Jump ahead two years — the local shop has gone out of business and only 4 of the formerly-employed, which was 12, were able to find new jobs. Two of the 4 displaced are working at Walmart for minimum wage and always just a few hours shy of full-time —meaning they get no benefits. As expendable income dries up in the community because of the lower wages paid by the national chains, the local shops selling things at “full cost of labor” mark-ups fail one after another. In the end, the biggest recipient of the commerce still happening in the town is now the Walmart and other “Big-Box” stores and restaurants. The failure of those American-owned businesses is chalked to up “greedy unions” by the conservatives and modern-era Republicans.

In her book, Big-Box Swindle: The True Costs of Mega-Retailers and the Fight for America’s Independent Businesses, Stacy Mitchell highlights 8 “harms” that Big-Box retail inflicts upon American communities.

Harm #1: Big-box stores undermine small businesses and the entrepreneurial spirit

Harm #2: Big-box stores undermine retail wages

Harm #3: Loss of open spaces and natural resources

Harm #4: Loss of uniqueness of place

Harm #5: Losses caused by main street and mall abandonment

Harm #6: Hidden costs in the form of public assistance to low-wage workers

Harm #7: Popular confusion about prosperity

Harm #8: Bricks and mortar economic development subsidies

Modern-day Colonialism

In most towns, the profits earned locally by these chain businesses will unquestionably leave the community. It is almost like a sort of reverse colonial economic system has been created. In our own nation’s history, we sent our raw materials to the imperial capital, London. London then sent back finished goods. The profits from the sales, concentrated in a minuscule number of hands, were shipped back to London. The American colonists received little of the added-value from their productivity.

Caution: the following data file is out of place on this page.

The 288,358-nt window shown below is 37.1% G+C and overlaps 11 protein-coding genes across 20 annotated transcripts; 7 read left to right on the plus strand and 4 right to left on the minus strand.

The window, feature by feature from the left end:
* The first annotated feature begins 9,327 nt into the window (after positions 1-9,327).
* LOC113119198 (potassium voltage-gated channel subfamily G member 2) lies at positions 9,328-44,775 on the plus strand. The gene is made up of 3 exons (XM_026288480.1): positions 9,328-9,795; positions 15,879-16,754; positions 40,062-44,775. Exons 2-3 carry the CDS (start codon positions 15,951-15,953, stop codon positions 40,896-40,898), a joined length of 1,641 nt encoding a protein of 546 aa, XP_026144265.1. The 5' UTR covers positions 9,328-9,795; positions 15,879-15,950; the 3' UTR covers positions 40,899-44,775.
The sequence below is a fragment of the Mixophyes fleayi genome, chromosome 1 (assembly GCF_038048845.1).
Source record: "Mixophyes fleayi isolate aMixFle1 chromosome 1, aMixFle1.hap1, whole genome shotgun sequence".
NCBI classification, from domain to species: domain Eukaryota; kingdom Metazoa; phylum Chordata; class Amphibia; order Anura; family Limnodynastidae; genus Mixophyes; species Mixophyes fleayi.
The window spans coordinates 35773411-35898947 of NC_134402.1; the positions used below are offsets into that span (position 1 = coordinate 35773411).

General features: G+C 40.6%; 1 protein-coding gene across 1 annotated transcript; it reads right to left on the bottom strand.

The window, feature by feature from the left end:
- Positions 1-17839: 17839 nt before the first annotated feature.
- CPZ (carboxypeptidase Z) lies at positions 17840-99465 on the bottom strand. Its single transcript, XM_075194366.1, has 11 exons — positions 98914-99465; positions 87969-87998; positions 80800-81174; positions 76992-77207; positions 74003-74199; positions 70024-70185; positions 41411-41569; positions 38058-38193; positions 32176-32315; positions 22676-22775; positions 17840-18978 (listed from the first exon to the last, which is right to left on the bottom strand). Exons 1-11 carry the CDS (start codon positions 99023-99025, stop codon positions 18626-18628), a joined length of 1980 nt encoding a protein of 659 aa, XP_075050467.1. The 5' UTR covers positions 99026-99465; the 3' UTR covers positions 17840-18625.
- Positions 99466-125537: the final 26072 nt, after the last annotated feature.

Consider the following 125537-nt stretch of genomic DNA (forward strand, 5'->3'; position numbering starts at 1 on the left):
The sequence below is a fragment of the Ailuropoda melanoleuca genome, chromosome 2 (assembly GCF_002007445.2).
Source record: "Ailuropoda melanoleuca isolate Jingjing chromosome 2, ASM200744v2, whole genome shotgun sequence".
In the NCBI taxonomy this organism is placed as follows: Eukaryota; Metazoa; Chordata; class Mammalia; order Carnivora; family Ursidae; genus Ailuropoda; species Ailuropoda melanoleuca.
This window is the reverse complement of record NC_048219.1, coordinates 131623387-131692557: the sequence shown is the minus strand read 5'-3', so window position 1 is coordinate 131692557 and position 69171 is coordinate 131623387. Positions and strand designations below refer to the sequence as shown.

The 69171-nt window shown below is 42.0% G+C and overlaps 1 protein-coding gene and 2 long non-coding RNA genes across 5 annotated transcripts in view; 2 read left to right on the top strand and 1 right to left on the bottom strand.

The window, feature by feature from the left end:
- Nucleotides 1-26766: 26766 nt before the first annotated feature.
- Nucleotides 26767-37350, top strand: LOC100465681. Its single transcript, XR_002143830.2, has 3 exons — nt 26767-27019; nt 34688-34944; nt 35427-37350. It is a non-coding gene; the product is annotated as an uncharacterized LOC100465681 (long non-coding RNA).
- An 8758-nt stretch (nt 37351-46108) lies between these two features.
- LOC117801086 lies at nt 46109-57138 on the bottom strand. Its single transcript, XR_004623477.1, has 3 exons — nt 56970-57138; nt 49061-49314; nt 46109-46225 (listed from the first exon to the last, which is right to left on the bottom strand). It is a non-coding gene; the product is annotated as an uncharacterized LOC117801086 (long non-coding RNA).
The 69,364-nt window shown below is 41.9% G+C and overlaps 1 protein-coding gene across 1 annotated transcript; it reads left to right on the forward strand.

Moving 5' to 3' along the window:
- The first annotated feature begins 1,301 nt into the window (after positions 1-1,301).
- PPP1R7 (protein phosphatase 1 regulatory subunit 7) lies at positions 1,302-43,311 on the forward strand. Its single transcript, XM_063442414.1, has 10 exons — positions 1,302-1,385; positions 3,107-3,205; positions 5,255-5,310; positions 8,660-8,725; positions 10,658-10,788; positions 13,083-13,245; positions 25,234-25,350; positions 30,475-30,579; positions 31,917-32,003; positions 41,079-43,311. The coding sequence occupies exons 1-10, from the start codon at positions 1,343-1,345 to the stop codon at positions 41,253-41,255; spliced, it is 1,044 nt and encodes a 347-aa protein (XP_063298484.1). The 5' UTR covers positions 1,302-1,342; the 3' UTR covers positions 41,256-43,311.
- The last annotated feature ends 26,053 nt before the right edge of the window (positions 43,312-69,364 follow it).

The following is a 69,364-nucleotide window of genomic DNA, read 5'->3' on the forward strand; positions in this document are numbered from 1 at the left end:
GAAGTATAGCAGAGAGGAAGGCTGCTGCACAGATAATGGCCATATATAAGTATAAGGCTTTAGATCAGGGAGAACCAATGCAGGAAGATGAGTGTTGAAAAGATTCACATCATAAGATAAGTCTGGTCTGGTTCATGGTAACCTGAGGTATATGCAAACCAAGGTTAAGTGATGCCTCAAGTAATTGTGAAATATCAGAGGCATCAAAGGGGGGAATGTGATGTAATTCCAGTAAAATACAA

The Big-Box formula looks similar. Locals input value, time and labor, and other locals buy the finished goods — goods no longer manufactured by Americans. The value inputted facilitates the sale of the goods — -which online-shopping is putting an end to. Employees are paid the absolute minimum and profits (value) streams out of the community to not only a headquarters in another state; but, often a tax-haven offshore further guaranteeing that the vast, national American community reaps only the bare minimum from the fruits of its labor.

When over-worked and unhealthy employees threaten to create a union or to strike, they are portrayed as radicals, communists, non-patriotic and simply greedy. An army of media and lobbyists protecting this new form of economic colonialism portrays the workers seeking a fair-share as being “agents against capitalism.” The justification for the perpetuation of the system of low wages and negligible taxation on the super rich and corporations, is grounded in the existence of the very generous “gift” these companies have supposedly given the American people — the lowest retail prices in the world.

And so, the demand for higher wages is usually met with: if you make me pay a living wage then I will raise my prices and harm everyone. Wielded like a gun at a knife fight, the threat is even backed up by “I might even take my business elsewhere because of the affront caused by your ingratitude.”